Authors: Tilly Bagshawe
Published by HarperCollins
The News Building
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First published in Great Britain by HarperCollins Publishers 2015
Copyright © Tilly Bagshawe 2015
Cover layout design © HarperCollins
Tilly Bagshawe asserts the moral right to be identified as the author of this work.
A catalogue copy of this book is available from the British Library.
This novel is entirely a work of fiction. The names, characters and incidents portrayed in it are the work of the author’s imagination. Any resemblance to actual persons, living or dead, events or localities is entirely coincidental.
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Source ISBN: 9780007523023
Ebook Edition © 2015 ISBN: 9780007481415
For Zanna. With love.
Table of Contents
Gabe Baxter leaned over and whispered in his wife’s ear.
‘Shhhh,’ Laura Baxter giggled.
‘I can’t shhh. I can’t stand it,’ said Gabe, running a hand through his thick blond hair. ‘Do you think if I offered to pay for the whole roof, she’d stop singing?’
,’ Laura hissed at him. ‘You can’t even pay for your beer, never mind the school roof. So you’re just going to have to let it go!’
Gabe groaned. The Baxters were in the snug bar at The Fox on Fittlescombe Green, along with the rest of the village on this wet January evening, watching the talent show. Danny Jenner, The Fox’s landlord and village gossip, had organized the event to raise funds for a new school roof. The current performer, Claire Leaman, a dumpy twelve-year-old girl with boss eyes and a wildly misplaced confidence in her own abilities, had spent the last three minutes belting out the
theme tune as if she were on stage at the Oscars, tossing her hair about and warbling like an opera singer on helium. After ‘Mike Malloy’s Marvellous Magic’ (a single, lame handkerchief trick) and Juggling Jack Willoughby, the half-blind church warden from Brockhurst, Gabe had dared to hope that they’d seen the worst of the night’s performers. Apparently he was wrong.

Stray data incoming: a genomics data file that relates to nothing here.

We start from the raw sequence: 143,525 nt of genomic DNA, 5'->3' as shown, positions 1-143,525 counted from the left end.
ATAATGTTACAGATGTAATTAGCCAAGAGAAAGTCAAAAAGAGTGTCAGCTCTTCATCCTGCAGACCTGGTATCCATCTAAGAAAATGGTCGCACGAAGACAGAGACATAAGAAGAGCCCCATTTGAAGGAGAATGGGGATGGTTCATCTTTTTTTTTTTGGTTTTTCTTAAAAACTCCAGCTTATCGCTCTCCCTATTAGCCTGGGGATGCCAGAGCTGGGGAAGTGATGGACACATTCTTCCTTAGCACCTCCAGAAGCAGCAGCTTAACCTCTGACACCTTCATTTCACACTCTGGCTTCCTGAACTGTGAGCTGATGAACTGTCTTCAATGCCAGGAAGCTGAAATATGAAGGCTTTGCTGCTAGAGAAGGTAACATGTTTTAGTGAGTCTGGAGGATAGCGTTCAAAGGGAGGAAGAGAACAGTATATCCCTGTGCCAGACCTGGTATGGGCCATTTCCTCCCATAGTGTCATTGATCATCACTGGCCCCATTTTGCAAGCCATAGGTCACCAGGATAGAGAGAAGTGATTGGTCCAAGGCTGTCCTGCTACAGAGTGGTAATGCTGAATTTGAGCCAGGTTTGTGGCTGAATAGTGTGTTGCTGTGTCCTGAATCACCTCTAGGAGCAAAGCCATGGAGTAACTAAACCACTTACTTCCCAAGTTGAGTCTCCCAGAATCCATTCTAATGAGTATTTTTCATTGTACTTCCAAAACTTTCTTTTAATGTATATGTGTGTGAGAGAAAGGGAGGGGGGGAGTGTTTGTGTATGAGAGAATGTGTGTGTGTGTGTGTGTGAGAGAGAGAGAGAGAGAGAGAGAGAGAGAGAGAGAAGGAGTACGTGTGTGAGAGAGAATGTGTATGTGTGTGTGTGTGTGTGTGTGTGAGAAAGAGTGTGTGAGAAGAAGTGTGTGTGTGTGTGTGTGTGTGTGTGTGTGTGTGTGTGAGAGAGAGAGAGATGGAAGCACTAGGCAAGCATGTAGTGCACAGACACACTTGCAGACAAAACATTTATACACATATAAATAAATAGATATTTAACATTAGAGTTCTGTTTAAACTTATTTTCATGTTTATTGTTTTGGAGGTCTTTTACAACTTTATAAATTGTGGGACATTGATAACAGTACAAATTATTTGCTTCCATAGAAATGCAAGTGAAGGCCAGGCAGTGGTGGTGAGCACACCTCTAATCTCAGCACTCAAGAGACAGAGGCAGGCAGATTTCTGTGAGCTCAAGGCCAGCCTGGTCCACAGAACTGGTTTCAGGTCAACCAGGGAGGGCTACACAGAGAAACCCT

HERE I stand! And HERE I’ll staaaaa-aaaay!
‘She can bloody well stay on her own,’ Gabe whispered back to Laura. ‘I’m going out for a smoke.’
‘Gabe. You can’t.’
‘Because she’s Gavin Leaman’s daughter, for one thing.’
‘All the more reason to get out of here,’ Gabe said with feeling.
Gavin Leaman was one of a group of ramblers – ‘The Swell Valley Right-to-Roamers’ they called themselves – who had had the audacity to tramp through Gabe’s orchard last weekend, and who had even wandered into his garden. Gabe had been enjoying
Match of the Day
in his living room when, as he put it, ‘some sanctimonious cagouled muppet with an Ordnance Survey map’ waved at him cheerfully, as if Gabe and Laura’s land was some sort of public park. Gabe had marched outside to have words with the intruders, and had ended up getting into an unfortunate row with Fittlescombe’s new vicar, Bill Clempson. It turned out the vicar was leading the charge on behalf of the ramblers, armed with a sensible padded nylon bum bag and a whistle.
‘You put them up to this, didn’t you, Vicar?’ Gabe said accusingly.
Bill Clempson pursed his lips. ‘I didn’t put anyone up to anything. These people have a perfect right to ramble here.’
‘First of all, they’re not “rambling”,’ Gabe said with feeling. ‘They’re not fucking Wombles. They’re trespassing.’
‘There’s no need to resort to bad language,’ chided the vicar.
‘If you’d taken the time to read the Countryside and Rights of Way Act 2000,’ one of the walkers piped up, an overweight woman in much-too-tight breeches, whom Gabe recognized from his son’s nursery, ‘you would know that the British countryside belongs to all of us.’
Gabe stepped forward menacingly. ‘Not this bit, sweetheart. You have precisely sixty seconds to get off my land or I’ll set the dogs on you. You too, Bill.’ Gabe growled at the vicar.
Who did Clempson think he was?
This being Fittlescombe, exaggerated versions of this showdown were soon flying around the village, with Gabe Baxter either painted as the heroic defender of property rights (an Englishman’s home is his castle, after all) or an elitist snob who begrudged ordinary villagers, and even the parish vicar, a harmless stroll through his fields.
Laura had tried to keep out of it as much as possible. Gabe was right, in her view, but as usual he’d lost his temper and been horribly rude to people that they ran into in the village every single day, which didn’t help their cause, or make Laura’s life any easier. Still, these sorts of spats were part of village life. Not the first time, Laura felt as if her life was morphing into one long episode of
Claire Leaman, the rambler’s daughter, was still caterwauling.
‘Sorry,’ said Gabe. ‘That’s it.’ With a mortifying clattering of bar stools, Fittlescombe’s best-looking farmer made his way noisily to the door, earning himself a furious look from Claire’s father and envious ones from just about everybody else.
‘I’m so sorry,’ Laura whispered to her neighbours as she followed him, blushing furiously. ‘He’s got a migraine.’
‘Haven’t we all?’ grumbled the old man near the door.
Outside, Laura found Gabe huddled beneath a willow tree, trying unsuccessfully to light a damp roll-up.
‘That was rude,’ she chastised him. ‘Poor girl.’